Wooden plant stand for the garden: tips for choosing garden plant stands

One of the most frustrating things as a gardener is when high winds or heavy rain wreak havoc on our gardens. Tall plants and vines fall and break in high winds. Peonies and other perennials fall to the ground in heavy rains. Many times, after the damage is done, there is no way to fix it, and you are left kicking for not having supported the plants earlier. Read on to learn how to choose garden plant stands.

Types of plant support

The type of plant support you will need depends on the type of plant you are supporting. Woody climbers, such as climbing hydrangeas or climbing roses, will need very different support than perennial or annual climbers, such as clematis, morning glory, or black-eyed Susan vine. Bushy plants, such as peony, will need a different type of support than tall, single-stem plants such as Asiatic or Oriental lilies.

Woody vines will be much heavier and will need a strong structure for climbing, such as obelisks, trellises, pergolas, pergolas, walls, or fences. Heavy vine frames should be made of strong materials such as metal, wood, or vinyl.

Smaller vines and creeping vegetables can be trained to climb other supports, such as bamboo teepees, lattices, tomato cages, or even single tree branches. Old ladders can also be unique supports for vines. I once used an old bakery rack as a support for the clematis and then placed potted annuals on the shelves. Finding unique climber plant stands can be fun as long as it is strong enough to support the vine of your choice.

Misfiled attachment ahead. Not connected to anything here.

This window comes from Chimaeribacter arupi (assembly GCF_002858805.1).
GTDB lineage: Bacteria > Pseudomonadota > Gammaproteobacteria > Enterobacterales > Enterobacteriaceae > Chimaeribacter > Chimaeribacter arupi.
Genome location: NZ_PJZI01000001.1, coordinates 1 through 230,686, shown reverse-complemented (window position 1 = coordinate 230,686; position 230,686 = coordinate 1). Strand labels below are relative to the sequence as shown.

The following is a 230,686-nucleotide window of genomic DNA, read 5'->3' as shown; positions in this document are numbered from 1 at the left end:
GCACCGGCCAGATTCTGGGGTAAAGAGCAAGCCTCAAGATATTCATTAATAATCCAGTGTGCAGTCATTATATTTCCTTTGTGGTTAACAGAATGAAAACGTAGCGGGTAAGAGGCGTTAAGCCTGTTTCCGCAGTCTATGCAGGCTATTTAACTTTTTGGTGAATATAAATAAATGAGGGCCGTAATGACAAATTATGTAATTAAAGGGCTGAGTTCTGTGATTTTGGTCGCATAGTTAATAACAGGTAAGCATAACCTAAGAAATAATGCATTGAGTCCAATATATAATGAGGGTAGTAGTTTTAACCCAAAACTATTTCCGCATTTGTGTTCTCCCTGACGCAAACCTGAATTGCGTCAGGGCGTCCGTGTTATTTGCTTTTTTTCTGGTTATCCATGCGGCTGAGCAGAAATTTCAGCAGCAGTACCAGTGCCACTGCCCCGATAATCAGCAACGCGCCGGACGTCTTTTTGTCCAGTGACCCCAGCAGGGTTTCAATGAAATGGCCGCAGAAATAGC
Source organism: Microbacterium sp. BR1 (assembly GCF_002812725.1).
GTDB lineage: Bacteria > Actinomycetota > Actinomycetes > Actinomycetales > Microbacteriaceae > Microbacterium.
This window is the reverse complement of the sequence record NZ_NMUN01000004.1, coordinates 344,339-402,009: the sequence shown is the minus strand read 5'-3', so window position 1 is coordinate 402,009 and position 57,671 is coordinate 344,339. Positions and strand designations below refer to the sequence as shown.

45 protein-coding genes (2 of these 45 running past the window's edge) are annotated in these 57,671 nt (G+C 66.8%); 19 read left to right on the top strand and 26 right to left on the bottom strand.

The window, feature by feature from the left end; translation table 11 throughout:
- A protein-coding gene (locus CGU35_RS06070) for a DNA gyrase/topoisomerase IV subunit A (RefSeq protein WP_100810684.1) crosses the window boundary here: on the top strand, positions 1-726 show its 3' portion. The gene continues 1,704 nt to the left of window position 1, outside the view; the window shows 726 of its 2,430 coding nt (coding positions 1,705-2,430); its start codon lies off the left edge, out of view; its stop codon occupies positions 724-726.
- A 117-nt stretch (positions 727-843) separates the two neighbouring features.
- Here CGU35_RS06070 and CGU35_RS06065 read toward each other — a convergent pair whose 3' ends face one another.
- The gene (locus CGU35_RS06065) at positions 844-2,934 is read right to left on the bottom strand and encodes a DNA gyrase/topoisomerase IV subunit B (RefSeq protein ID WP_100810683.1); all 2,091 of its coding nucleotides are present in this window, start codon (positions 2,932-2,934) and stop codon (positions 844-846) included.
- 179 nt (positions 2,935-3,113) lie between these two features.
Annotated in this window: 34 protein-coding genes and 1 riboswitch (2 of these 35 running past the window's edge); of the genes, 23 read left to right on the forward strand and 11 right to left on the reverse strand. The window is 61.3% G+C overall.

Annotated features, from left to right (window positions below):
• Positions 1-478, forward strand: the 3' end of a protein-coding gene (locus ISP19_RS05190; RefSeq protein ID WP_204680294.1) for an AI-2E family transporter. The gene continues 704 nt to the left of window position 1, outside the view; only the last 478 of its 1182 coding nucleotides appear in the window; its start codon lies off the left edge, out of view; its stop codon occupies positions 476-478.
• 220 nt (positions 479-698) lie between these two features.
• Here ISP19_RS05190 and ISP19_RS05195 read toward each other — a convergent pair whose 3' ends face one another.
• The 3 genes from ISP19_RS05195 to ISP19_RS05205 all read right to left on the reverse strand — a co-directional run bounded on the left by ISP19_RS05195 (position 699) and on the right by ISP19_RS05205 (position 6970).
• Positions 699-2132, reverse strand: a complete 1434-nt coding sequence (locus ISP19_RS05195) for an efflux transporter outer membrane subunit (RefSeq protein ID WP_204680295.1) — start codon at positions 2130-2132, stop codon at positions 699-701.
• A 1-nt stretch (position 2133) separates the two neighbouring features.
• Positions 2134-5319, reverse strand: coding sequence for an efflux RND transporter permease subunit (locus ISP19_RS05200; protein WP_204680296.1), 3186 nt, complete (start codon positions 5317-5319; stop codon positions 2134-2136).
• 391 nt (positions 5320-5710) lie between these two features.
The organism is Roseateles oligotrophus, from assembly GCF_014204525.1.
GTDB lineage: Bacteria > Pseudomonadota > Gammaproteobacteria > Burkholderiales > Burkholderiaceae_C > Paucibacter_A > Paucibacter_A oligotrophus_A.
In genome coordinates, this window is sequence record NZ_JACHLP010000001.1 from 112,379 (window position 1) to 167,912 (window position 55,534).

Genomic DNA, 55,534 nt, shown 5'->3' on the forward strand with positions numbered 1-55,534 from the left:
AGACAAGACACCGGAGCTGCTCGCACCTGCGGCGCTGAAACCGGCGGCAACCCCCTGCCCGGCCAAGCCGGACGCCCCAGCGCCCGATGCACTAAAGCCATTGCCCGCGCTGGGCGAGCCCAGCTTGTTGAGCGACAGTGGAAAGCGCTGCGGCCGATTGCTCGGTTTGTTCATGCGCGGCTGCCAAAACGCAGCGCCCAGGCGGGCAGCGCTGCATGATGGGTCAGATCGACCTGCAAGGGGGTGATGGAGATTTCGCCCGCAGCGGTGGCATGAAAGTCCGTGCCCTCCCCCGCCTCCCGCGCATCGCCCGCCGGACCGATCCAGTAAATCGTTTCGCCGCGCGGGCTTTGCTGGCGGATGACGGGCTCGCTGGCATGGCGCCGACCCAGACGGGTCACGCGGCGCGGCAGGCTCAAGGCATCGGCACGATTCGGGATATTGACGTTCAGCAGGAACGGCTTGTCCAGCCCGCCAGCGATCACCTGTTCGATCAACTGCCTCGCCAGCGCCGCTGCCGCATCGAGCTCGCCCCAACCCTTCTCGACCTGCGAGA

How to choose floral supportsplant stand

When choosing supports for garden plants, you need to consider the growth habit of the plant. Tall plant support structures will differ from shorter growing bushy plant supports. You can use single stem supports for tall plants like:

  • Asiatic lily
  • Hibiscus
  • Delfino
  • Gladiolus
  • Blooming tobacco
  • Zinnia
  • Foxglove
  • Cleome
  • Sunflower
  • Poppy
  • Hollyhock

These single-stem supports are usually bamboo, wood, or metal stakes or posts to which the plant stem is tied with twine or rope (never use wire). Coated metal single stem brackets are available at most garden centers. These are long metal stakes with a ring at the top for the stem to grow.

Adjustable growing stands have a circular metal rack that sits horizontally on 3-4 legs. They are placed on young, bushy plants such as peonies. As the plant grows, its stems grow through the grid, providing support throughout the plant. Vase shaped plant stands are also used for plants like peonies along with:

  • Coreopsis
  • cosmos
  • Dahlias
  • Delfino
  • Phlox
  • Hibiscus
  • Helenium
  • Filipendula
  • Mallow
  • Black cohosh
  • Milkweed

They are available in various heights. Generally, as plants grow through grid supports or vase supports, the foliage will hide the supports.

If your plant has already been knocked over by wind or rain, you can still try to hold it. You can use stakes and tie them. Semicircle stands come in various heights to support sloping and heavy plants on top. Link stakes can also be used to prop up downed plants.

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